Many elements of breakdancing can be seen in other antecedent cultures prior to the 1970s. B-boy pioneers Richard "Crazy Legs" Colon and Kenneth "Ken Swift" Gabbert, both of Rock Steady Crew, cite James Brown and Kung Fu films as influences. Many of the acrobatic moves, such as the flare, show clear connections to gymnastics. In the 1877 book'Rob Roy on the Baltic' John MacGregor describes seeing near Norrköping a'...young man quite alone, practicing over and over the most inexplicable leap in the air...he swung himself up, round on his hand for a point, when his upper leg described a great circle...'. The engraving shows a young man breakdancing; the dance was called the Giesse Harad Polska or'salmon district dance'. In 1894 Thomas Edison filmed Walter Wilkins, Denny Toliver and Joe Rastus dancing and performing a "breakdown". In 1898 he filmed a young street dancer performing acrobatic headspins. However, it was not until the 1970s that b-boying developed as a defined dance style in the United States.
There is evidence of this style of dancing in Kaduna, Nigeria in 1959. Beginning with DJ Kool Herc, Bronx-based DJs would take the rhythmic breakdown sections of dance records and prolong them by looping them successively; the breakbeat provided a rhythmic base that allowed dancers to display their improvisational skills during the duration of the break. This led to the first battles—turn-based dance competitions between two individuals or dance crews judged with respect to creativity and musicality; these battles occurred in cyphers—circles of people gathered around the breakers. Though at its inception the earliest b-boys were "close to 90 percent African-American", dance crews such as "SalSoul" and "Rockwell Association" were populated entirely by Puerto Rican-Americans. A separate but related dance form which influenced breakdancing is uprock called rocking or Brooklyn rock. Uprock is an aggressive dance that involves two dancers mimicking ways of fighting each other using mimed weaponry in rhythm with the music.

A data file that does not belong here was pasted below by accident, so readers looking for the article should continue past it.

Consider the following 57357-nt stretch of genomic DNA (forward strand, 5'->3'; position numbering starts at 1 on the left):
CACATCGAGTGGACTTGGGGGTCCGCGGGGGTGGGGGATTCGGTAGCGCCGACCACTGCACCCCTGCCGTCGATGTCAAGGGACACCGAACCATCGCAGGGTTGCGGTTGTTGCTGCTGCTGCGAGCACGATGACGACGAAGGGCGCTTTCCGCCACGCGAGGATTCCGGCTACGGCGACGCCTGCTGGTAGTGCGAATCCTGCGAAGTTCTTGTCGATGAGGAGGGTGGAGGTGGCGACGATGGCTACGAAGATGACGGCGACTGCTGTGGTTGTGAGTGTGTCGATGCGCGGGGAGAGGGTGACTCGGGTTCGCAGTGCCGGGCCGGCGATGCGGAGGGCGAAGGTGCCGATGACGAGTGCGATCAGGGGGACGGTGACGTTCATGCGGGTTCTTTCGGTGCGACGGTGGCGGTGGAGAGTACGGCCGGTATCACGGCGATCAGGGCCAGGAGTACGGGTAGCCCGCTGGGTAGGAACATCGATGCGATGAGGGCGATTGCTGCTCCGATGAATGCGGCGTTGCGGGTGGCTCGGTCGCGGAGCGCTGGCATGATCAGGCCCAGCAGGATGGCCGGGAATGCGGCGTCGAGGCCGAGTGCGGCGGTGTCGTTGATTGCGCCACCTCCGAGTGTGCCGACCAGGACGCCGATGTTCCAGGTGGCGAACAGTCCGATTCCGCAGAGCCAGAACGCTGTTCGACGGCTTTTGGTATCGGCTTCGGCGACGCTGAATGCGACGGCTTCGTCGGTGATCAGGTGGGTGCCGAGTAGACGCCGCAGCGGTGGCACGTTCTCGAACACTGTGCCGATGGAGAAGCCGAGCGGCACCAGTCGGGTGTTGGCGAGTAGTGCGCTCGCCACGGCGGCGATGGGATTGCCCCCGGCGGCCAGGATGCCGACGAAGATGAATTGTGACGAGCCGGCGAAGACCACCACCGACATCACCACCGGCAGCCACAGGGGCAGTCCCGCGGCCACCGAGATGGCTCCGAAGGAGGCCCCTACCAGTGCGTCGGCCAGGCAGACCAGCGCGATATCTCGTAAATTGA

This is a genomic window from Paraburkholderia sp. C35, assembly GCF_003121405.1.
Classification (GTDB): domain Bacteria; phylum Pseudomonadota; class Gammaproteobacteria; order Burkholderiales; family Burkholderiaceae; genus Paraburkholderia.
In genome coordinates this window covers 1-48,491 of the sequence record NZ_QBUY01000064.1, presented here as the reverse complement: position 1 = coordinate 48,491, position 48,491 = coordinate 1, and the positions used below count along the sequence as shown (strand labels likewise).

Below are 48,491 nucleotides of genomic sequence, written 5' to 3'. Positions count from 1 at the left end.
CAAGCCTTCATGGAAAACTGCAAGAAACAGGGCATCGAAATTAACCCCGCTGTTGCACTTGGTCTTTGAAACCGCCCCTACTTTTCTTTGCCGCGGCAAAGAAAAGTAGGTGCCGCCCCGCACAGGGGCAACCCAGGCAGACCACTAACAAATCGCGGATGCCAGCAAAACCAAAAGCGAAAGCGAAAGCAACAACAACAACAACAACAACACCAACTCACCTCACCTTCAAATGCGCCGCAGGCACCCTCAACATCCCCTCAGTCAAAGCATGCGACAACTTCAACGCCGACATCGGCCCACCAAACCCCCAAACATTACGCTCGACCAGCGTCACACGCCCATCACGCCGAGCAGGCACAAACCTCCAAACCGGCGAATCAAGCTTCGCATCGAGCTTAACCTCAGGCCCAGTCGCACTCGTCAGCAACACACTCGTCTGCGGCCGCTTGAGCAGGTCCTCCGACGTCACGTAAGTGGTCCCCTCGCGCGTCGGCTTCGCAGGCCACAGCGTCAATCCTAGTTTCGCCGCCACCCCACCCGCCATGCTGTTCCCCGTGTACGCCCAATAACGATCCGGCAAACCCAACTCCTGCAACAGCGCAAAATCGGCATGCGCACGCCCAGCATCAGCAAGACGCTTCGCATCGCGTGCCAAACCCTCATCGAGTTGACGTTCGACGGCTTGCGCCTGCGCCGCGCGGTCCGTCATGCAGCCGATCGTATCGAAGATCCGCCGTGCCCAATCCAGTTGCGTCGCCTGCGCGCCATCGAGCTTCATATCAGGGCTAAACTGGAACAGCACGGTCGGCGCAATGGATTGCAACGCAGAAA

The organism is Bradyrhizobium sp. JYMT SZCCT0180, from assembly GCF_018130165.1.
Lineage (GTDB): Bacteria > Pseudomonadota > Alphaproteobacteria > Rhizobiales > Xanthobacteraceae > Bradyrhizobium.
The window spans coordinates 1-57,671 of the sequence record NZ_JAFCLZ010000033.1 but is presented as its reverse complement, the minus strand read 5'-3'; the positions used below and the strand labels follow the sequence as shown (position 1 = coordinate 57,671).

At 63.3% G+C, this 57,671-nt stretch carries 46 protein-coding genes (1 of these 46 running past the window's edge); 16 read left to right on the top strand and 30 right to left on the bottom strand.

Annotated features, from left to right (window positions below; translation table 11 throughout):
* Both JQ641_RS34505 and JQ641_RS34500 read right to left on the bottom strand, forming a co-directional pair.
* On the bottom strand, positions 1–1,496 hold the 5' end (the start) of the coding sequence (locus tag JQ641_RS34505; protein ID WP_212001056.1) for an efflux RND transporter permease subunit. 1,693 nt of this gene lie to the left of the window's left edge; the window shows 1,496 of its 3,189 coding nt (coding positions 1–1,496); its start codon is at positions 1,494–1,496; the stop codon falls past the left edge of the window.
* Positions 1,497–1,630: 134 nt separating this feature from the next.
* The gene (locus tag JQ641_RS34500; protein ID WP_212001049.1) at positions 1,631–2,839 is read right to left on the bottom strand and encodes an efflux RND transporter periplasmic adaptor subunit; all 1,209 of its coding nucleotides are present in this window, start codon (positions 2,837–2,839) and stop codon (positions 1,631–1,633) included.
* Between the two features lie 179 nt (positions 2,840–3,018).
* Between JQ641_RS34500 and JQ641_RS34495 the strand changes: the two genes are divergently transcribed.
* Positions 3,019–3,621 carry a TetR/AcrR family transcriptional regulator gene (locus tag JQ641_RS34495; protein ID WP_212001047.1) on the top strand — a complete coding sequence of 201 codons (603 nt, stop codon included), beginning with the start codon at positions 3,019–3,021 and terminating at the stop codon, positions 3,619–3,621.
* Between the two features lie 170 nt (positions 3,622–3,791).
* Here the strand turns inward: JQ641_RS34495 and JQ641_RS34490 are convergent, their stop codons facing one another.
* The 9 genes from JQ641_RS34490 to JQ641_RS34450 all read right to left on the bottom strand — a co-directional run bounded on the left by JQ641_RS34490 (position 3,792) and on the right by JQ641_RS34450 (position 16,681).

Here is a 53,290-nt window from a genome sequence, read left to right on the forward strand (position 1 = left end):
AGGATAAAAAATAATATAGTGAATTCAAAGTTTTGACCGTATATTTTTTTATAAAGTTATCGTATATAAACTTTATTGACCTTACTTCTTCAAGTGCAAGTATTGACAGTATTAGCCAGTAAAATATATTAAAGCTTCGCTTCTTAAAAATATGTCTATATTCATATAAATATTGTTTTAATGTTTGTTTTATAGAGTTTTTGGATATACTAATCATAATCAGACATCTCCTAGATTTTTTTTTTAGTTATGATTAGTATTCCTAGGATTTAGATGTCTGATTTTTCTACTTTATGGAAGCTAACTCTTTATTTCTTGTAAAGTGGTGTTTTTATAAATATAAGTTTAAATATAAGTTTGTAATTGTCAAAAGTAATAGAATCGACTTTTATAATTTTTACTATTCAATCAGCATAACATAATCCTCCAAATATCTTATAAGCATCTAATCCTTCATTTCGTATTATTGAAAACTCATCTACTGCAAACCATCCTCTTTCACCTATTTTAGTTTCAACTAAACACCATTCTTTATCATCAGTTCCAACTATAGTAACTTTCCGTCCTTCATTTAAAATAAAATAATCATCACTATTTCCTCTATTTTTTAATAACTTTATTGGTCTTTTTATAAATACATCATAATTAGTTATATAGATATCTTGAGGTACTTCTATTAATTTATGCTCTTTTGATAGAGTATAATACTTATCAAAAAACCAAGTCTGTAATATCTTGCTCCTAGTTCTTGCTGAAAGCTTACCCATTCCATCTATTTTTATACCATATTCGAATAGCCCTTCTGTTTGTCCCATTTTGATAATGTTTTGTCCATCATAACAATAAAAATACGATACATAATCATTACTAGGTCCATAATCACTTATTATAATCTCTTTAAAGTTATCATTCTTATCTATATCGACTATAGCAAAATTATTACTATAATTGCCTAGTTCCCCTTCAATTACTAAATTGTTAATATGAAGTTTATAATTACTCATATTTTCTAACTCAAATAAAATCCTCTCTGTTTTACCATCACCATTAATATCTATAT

Uprock as a dance style of its own never gained the same widespread popularity as breakdancing, except for some specific moves adopted by breakers who use it as a variation for their toprock. When used in a breakdancing battle, opponents respond by performing similar uprock moves creating a short uprock battle; some breakers argue that because uprock was a separate dance style it should never be mixed with breakdancing and that the uprock moves performed by breakers toda